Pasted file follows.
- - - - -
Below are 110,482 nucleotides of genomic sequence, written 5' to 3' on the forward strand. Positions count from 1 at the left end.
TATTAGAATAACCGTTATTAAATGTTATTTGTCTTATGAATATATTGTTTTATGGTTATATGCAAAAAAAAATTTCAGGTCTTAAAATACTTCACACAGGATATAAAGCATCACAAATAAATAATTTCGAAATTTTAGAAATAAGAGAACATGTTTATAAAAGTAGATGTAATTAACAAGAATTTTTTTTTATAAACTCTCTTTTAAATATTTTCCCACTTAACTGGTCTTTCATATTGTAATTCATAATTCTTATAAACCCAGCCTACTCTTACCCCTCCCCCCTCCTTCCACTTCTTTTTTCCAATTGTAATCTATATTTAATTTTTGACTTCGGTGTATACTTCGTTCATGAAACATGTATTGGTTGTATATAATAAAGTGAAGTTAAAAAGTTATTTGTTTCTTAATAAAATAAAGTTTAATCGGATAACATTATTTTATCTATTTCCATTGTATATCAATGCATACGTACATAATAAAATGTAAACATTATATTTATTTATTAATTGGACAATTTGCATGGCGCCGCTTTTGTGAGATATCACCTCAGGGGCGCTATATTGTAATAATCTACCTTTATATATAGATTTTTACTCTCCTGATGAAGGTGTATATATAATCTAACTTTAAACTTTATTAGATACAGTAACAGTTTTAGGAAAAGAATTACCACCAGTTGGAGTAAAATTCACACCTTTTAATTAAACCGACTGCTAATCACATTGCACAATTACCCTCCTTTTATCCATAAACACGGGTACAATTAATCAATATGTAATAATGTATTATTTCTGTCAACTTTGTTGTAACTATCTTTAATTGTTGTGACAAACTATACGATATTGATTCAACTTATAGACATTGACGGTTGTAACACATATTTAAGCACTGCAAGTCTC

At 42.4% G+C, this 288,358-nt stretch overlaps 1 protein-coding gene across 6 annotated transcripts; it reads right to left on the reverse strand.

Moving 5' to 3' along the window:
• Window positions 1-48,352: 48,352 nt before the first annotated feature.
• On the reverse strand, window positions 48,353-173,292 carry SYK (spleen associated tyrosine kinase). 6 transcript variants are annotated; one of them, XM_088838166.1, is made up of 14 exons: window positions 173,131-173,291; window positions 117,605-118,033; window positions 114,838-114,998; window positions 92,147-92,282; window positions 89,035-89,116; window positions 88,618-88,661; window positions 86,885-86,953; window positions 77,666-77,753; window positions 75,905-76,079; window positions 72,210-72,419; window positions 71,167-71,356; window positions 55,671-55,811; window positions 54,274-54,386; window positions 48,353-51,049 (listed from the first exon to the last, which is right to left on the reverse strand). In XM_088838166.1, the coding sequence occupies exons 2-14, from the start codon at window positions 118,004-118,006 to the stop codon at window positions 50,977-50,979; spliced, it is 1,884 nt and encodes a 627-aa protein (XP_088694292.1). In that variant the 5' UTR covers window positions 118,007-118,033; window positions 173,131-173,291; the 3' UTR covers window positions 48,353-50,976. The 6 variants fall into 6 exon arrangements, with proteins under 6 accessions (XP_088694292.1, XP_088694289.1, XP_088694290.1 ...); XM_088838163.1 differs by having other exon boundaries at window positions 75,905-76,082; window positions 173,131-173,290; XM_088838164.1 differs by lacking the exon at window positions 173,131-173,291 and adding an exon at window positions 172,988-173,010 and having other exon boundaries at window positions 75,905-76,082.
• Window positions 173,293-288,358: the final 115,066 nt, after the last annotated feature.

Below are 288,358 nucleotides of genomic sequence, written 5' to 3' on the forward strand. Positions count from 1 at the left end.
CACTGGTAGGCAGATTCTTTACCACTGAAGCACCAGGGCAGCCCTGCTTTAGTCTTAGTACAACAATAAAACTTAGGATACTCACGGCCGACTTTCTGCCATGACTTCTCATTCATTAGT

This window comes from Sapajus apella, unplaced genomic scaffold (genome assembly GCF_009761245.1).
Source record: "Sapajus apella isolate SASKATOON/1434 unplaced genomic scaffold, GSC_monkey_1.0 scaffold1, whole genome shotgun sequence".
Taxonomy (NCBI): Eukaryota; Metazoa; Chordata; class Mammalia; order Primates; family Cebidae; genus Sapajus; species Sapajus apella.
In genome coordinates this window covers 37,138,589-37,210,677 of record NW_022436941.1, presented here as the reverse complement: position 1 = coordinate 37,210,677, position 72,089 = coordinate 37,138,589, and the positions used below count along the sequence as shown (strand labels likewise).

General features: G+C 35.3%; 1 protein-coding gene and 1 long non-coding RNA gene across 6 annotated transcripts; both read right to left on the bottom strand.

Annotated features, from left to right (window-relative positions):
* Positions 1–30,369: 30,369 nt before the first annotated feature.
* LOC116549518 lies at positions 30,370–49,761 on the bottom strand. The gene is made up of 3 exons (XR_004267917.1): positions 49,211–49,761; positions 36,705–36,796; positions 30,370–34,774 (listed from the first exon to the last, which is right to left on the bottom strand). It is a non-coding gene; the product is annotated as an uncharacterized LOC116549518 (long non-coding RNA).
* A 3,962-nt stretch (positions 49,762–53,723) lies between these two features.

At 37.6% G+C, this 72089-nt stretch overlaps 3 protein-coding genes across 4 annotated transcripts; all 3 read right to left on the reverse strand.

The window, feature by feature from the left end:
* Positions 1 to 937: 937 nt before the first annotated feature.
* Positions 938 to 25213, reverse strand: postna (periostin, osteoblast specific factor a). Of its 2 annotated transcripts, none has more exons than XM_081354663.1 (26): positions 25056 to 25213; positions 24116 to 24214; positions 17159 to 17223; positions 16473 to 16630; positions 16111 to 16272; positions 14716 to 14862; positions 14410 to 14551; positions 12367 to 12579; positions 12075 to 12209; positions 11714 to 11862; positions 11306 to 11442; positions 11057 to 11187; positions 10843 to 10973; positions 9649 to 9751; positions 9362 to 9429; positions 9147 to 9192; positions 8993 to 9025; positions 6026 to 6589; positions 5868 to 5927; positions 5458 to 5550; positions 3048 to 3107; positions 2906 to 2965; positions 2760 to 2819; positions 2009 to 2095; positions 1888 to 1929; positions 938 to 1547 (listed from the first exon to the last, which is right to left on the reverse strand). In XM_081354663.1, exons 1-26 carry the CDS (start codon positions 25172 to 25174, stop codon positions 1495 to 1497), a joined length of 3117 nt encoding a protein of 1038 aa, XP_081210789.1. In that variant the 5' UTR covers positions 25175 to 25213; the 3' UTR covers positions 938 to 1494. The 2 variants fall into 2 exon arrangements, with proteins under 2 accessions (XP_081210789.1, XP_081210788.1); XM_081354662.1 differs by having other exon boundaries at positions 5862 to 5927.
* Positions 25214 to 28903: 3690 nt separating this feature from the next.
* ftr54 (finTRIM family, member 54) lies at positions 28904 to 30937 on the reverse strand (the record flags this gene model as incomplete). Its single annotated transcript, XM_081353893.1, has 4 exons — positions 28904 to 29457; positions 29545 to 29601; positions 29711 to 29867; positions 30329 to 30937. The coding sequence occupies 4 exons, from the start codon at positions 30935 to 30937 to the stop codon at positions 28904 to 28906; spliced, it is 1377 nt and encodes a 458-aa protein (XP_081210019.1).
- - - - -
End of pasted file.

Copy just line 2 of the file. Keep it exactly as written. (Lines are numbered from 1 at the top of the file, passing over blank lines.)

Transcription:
TATTAGAATAACCGTTATTAAATGTTATTTGTCTTATGAATATATTGTTTTATGGTTATATGCAAAAAAAAATTTCAGGTCTTAAAATACTTCACACAGGATATAAAGCATCACAAATAAATAATTTCGAAATTTTAGAAATAAGAGAACATGTTTATAAAAGTAGATGTAATTAACAAGAATTTTTTTTTATAAACTCTCTTTTAAATATTTTCCCACTTAACTGGTCTTTCATATTGTAATTCATAATTCTTATAAACCCAGCCTACTCTTACCCCTCCCCCCTCCTTCCACTTCTTTTTTCCAATTGTAATCTATATTTAATTTTTGACTTCGGTGTATACTTCGTTCATGAAACATGTATTGGTTGTATATAATAAAGTGAAGTTAAAAAGTTATTTGTTTCTTAATAAAATAAAGTTTAATCGGATAACATTATTTTATCTATTTCCATTGTATATCAATGCATACGTACATAATAAAATGTAAACATTATATTTATTTATTAATTGGACAATTTGCATGGCGCCGCTTTTGTGAGATATCACCTCAGGGGCGCTATATTGTAATAATCTACCTTTATATATAGATTTTTACTCTCCTGATGAAGGTGTATATATAATCTAACTTTAAACTTTATTAGATACAGTAACAGTTTTAGGAAAAGAATTACCACCAGTTGGAGTAAAATTCACACCTTTTAATTAAACCGACTGCTAATCACATTGCACAATTACCCTCCTTTTATCCATAAACACGGGTACAATTAATCAATATGTAATAATGTATTATTTCTGTCAACTTTGTTGTAACTATCTTTAATTGTTGTGACAAACTATACGATATTGATTCAACTTATAGACATTGACGGTTGTAACACATATTTAAGCACTGCAAGTCTC